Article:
In new video released Tuesday, Manuel Ellis can be heard crying out while being restrained by Tacoma police.

The nearly nine-minute clip was taken from a Ring doorbell security camera at a house across the street from the intersection of 96th Street South and Ainsworth Avenue South, where Ellis died March 3.

It shows the scene from a different angle than witness video released last week where a woman driving by yelled at officers to stop hitting Ellis and just arrest him.

“What we learned from that (Ring) video is not just that Manny Ellis said, ‘I can’t breathe.’ What we learned is he said, ‘I can’t breathe, sir,’” the family’s attorney, James Bible, said at a news conference in Tacoma on Tuesday. “A clear sign that it’s not only a struggle for breath but an attempt to still be respectful in your last moments of life. A sign that he wasn’t the aggressive person law enforcement claimed he was.”

The video reinvigorated the family’s demand for an investigation independent from the one currently being done by the Pierce County Sheriff’s Department.

Investigators are expected to present the case to Pierce County Prosecuting Attorney Mary Robnett on Wednesday.


Although Robnett invited state Attorney General Bob Ferguson to join that meeting, he declined concurrent jurisdiction and said his review must remain separate from local prosecutors’ review.

The Sheriff’s Department has said it welcomes an independent investigation.

Bible said sheriff’s investigators have repeatedly changed their story about what happened in the moments leading up to Ellis’ death and have not been transparent.

Sheriff’s spokesman Ed Troyer said Tuesday: “If there’s any reason there’s a conflict, we would bow out. In the past, we’ve done proper investigations and held people accountable.”

Troyer confirmed to The News Tribune last week that investigators collected the Ring doorbell footage and planned to present it as part of their case.

Investigators said state law prohibits them from releasing evidence, including videos, to the public until prosecutors review the case.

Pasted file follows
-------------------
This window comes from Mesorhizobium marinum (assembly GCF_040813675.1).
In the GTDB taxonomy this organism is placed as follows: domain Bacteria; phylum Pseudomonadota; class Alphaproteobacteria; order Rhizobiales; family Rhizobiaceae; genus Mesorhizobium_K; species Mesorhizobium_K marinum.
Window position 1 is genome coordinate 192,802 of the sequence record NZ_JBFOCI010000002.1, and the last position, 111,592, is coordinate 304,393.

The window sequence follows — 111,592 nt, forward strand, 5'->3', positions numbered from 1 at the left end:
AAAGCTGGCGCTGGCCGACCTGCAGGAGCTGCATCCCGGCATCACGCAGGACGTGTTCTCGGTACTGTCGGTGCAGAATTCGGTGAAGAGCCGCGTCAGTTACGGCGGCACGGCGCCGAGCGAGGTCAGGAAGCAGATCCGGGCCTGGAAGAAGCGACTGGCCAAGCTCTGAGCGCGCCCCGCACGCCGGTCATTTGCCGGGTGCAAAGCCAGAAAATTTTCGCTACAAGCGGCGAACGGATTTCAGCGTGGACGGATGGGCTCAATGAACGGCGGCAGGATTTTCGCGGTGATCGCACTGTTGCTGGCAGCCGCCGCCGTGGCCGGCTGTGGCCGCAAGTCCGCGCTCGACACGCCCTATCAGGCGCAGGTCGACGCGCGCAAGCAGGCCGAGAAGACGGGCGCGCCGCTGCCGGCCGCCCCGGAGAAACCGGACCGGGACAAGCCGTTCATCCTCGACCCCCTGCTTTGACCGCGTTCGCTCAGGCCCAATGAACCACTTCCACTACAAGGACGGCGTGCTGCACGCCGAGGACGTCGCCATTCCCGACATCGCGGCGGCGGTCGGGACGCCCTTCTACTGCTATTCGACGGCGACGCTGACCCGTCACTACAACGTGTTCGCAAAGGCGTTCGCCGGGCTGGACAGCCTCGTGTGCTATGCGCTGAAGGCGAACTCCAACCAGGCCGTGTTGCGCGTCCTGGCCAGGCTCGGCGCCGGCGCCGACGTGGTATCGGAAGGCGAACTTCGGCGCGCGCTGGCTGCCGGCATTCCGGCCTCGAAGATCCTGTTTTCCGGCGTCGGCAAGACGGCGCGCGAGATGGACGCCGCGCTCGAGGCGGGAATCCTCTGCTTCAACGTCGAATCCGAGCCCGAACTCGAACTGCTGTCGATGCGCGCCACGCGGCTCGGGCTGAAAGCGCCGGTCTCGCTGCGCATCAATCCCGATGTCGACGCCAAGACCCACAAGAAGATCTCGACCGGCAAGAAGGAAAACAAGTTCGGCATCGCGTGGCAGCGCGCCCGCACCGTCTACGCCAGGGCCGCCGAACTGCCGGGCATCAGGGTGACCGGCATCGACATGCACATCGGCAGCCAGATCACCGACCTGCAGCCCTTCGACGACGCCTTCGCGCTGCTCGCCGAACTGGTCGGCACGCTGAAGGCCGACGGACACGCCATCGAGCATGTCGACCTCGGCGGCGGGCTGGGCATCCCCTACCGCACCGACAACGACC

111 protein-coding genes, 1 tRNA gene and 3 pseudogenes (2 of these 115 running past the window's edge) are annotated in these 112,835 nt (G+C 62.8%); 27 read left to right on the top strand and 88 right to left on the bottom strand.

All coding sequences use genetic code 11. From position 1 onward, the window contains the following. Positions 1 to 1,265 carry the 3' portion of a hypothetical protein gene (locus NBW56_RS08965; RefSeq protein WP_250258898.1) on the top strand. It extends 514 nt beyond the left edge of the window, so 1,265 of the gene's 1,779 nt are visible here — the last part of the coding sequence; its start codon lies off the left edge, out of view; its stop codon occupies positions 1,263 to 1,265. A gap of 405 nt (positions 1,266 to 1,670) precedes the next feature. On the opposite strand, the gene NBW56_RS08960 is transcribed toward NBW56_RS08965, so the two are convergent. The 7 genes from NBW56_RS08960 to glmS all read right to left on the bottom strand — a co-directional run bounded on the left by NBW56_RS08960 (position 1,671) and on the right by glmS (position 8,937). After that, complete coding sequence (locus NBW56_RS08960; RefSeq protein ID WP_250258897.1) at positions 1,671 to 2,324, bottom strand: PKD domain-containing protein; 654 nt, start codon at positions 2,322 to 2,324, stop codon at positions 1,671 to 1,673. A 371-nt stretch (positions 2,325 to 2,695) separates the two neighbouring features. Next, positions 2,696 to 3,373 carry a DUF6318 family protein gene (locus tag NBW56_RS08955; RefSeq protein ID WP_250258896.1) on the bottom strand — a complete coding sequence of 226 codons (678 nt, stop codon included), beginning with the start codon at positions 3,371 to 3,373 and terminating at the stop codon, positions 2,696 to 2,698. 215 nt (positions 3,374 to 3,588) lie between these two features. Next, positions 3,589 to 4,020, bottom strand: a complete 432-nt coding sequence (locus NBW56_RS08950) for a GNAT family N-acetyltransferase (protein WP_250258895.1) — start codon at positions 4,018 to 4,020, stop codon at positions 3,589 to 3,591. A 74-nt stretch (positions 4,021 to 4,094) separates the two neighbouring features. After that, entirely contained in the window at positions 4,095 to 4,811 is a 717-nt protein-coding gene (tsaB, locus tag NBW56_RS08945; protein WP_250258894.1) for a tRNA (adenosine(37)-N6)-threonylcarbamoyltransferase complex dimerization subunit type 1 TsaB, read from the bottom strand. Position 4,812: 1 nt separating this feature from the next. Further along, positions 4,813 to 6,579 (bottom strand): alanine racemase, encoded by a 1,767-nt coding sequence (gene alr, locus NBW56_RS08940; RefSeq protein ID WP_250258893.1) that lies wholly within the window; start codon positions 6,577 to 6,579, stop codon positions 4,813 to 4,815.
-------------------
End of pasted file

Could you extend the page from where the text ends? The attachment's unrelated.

That did not mollify Bible.

“They’ve done damage to trust in this community in terms of legitimacy in policing, and we simply can’t trust their investigations,” he said. “As a result, if the state is hearing this, if the governor is hearing this, the governor has a responsibility to all people, including Manny Ellis.”

Last week, the Tacoma City Council asked Gov. Jay Inslee to guarantee an independent, thorough review on the Ellis case. Inslee asked the Washington State Patrol to look over the Pierce County sheriff’s work and the Attorney General’s Office to review local prosecutors’ charging decisions, if any, on the four involved officers.

Ellis’ family said that doesn’t go far enough and continues to demand a separate investigation.

Their attorney said witnesses often don’t feel comfortable coming forward to speak with local law enforcement officers about possible police misconduct, and appointing authorities not tied to Pierce County might bring out more information.

Although Ellis’ mother, brother and sister were present at the news conference, they did not speak.

As video clips played on a large screen and Ellis’ pained cries could be heard, his siblings stared straight ahead with the hands of supporters on their shoulders.


His mother, Marcia Carter, left the room in tears.

In one video, Bible says officers can be heard telling Ellis to shut up.

“Those were likely the last words Manny Ellis heard as he was in a place where he was begging for his life,” Bible said.

Recordings were too garbled for The News Tribune to be certain what police said in response to Ellis saying, “Can’t breathe.”

Ellis’ death was ruled a homicide by hypoxia due to physical restraint, according to the Pierce County Medical Examiner’s Office. Hypoxia is a deficiency in the amount of oxygen reaching body tissues.

The autopsy findings indicate Ellis had a dangerous amount of methamphetamine in his system and heart disease, but more significant factors were likely restraint, body positioning and a spit mask placed over Ellis’ mouth.

After a struggle with police, officers handcuffed Ellis and used hobbles — a canvas strap — around his legs.


Tacoma police identified the four officers involved in restraining Ellis as Christopher Burbank, 34; Matthew Collins, 37; Masyih Ford, 28; and Timothy Rankine, 31. They are on administrative leave.

Burbank and Collins are white. Ford is black. Rankine is Asian.

Only two officers can be seen in the witness’ video, and it is unclear at what point the other two joined the encounter.

As the witness drove away, she took a second video clip that appeared to show Ellis subdued and two officers asking him to put his hands behind his back.

Mayor Victoria Woodards has called for the officers to be fired and prosecuted.

Police union representatives responded by calling her remarks “inflammatory” and asking that judgment be withheld until the investigation is completed and reviewed.